Sunday, March 17, 2013

Happy St. Patrick's Day!

Are you wearing your green?

I am, so you can't pinch me :)  Today is St. Patrick's Day- March 17, 2013, and so I thought we should find out a little more about this St. Patrick fellow and why we all honor him.  St. Patrick is one of the 3 primary saints of Ireland, along with St. Brigid and St. Columba.  He is known as the Apostle of Ireland because he spread the doctrine of the Catholic Church throughout Ireland. He did a good job apparently, since over 80% of the country is Catholic. But did you know that St. Patrick was not Irish?

Patrick was born in Great Britain (the area was known as Cumbria at that time) and his parents were rather well to do.  When he was 16, Irish raiders attacked his parents estate and took him as a slave to Ireland.  For 6 years he was held captive and put to work as a herdsman.  During this time he became very religious and one day he heard a voice telling him his ship had come.  He escaped and walked 200 miles to the ports and made his way home.  Years later he had a vision that told him to return to Ireland.  He spent the next 15 years studying to become a priest and then returned to Ireland to minister to the Christians who were already there and explain Christianity to the pagans.  This teaching was the basis for the legends and myths of St. Patrick.

The Shamrock is synonymous with Ireland.  It was mostly due to St. Patrick that this simple plant is so popular.  St. Patrick used the 3-leaved shamrock to explain the Holy Trinity.  He explained the Father, Son and Holy Spirit all make up one God, just like the 3 petals all make up one shamrock.  Or something like that, it's been a while since I've been to church.  The pagan religion had also used the shamrock as a symbol, but their shamrocks were symbols of the Triple Goddesses and of birth, eternal life and rebirth.  It seems that the shamrock was just destined to be part of the Irish culture :)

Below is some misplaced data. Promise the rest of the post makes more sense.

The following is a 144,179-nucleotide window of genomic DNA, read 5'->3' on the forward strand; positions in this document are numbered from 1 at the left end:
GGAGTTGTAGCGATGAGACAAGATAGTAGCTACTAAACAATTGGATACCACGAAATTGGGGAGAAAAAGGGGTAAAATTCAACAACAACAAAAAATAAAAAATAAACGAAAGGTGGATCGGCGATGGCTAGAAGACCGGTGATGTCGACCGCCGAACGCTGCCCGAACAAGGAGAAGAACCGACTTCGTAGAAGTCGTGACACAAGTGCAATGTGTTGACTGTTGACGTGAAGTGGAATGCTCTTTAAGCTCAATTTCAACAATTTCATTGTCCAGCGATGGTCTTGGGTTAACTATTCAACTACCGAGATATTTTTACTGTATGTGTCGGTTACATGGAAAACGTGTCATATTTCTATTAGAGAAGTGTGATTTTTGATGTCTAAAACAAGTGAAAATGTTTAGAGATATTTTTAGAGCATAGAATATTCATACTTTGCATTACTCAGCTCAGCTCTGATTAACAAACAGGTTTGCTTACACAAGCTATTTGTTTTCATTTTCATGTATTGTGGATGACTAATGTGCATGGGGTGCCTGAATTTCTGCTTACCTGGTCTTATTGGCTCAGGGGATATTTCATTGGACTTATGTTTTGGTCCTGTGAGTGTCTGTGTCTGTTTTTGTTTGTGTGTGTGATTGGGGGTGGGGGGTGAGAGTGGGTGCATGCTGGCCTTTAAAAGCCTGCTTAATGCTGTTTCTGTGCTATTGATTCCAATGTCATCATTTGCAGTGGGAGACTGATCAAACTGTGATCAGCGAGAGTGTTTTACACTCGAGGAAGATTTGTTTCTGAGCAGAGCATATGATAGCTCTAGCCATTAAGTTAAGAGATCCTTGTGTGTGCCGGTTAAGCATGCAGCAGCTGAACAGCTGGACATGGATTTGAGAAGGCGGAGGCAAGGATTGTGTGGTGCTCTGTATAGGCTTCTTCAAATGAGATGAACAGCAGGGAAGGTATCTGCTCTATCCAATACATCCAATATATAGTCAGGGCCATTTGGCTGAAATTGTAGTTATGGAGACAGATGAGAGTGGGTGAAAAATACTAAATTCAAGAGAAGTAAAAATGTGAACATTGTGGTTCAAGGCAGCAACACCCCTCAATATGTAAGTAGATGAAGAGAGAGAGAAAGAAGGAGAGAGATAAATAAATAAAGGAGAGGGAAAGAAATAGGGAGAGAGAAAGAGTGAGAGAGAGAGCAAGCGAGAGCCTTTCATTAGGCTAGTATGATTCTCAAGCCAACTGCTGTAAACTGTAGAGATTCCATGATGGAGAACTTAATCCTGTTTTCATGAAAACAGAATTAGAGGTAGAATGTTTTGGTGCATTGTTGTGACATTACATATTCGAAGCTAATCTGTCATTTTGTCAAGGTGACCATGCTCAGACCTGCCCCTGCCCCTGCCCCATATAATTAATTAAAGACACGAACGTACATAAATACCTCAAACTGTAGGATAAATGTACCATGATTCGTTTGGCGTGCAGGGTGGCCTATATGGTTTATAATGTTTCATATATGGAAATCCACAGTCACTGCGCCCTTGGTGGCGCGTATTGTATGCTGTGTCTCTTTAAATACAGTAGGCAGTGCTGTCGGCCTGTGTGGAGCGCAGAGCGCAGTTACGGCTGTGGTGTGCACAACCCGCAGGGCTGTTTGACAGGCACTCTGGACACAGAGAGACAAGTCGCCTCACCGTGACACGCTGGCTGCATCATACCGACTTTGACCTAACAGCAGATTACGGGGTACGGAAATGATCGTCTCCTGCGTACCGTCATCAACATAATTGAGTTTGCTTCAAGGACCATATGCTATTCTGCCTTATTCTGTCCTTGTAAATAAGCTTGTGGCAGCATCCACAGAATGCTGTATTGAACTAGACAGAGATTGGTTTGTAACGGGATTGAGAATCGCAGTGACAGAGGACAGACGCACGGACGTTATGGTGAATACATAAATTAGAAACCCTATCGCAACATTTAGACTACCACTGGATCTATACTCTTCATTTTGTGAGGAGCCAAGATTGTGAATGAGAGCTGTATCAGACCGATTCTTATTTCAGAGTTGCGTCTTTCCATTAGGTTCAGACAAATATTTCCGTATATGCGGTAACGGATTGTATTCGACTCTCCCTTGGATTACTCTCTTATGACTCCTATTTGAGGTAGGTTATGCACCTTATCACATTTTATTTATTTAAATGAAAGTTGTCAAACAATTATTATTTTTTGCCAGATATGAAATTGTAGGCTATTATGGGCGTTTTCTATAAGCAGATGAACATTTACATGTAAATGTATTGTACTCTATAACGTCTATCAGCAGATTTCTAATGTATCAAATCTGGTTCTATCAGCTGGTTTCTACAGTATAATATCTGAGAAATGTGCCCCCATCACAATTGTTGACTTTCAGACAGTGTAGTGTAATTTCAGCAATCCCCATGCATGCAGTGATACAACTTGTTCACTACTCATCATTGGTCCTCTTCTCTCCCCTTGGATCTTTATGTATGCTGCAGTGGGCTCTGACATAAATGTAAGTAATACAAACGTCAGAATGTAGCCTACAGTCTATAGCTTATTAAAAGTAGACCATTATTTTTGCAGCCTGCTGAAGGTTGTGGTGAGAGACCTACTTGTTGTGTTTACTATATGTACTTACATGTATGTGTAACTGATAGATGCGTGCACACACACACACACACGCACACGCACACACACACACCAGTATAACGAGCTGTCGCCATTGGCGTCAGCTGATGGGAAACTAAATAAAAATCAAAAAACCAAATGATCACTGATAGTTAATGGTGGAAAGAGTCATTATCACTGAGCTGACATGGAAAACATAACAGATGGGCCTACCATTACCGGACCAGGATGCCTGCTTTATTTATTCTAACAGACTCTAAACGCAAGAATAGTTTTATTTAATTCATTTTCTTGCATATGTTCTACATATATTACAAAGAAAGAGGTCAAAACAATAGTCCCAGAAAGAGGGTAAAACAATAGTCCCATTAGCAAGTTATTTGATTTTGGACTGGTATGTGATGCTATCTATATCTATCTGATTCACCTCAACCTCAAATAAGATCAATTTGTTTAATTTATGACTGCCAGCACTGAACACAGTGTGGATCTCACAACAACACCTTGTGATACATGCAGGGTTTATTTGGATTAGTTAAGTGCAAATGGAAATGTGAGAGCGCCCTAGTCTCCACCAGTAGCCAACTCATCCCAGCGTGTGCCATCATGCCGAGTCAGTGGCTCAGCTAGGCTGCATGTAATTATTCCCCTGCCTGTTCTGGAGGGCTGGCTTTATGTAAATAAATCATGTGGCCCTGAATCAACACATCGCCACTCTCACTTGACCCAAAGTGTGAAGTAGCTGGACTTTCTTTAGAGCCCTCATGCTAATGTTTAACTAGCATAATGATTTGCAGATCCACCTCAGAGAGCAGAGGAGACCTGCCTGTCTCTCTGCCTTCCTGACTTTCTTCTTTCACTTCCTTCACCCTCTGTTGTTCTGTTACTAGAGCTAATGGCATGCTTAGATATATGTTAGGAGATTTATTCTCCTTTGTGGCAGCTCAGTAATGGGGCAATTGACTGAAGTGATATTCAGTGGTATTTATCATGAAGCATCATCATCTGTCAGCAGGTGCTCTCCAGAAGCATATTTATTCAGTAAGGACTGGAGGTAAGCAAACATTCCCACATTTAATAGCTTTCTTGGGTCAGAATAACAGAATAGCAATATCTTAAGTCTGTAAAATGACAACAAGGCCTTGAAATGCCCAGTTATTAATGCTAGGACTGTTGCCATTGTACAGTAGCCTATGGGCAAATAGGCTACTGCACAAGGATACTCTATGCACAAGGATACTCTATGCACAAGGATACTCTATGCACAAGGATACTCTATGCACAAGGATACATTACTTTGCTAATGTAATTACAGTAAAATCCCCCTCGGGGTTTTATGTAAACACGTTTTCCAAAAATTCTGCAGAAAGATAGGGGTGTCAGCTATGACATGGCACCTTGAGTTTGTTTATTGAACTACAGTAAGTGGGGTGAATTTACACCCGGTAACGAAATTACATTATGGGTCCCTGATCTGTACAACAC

Another of the main legends surrounding St. Patrick was that he banished all the snakes from Ireland.That's a great story.   Unfortunately, scientists have said that there is no evidence that there ever were any snakes on Ireland.  Oh well, it's a good story.  The "snakes" that St. Patrick banished were most likely the serpent symbols used by the Druids.  Catholics have used serpents as symbols of evil in many stories so it's most likely that he banished "evil" Druids from Ireland.

There, now we know a little more about St. Patrick and why he is so meshed with Ireland.  And everyone knows that Irish people are fun and happy people who like to have a pint of beer or two, so on St. Patrick's Day it makes sense that everyone wants to be a little Irish.  Who wouldn't ?!?     

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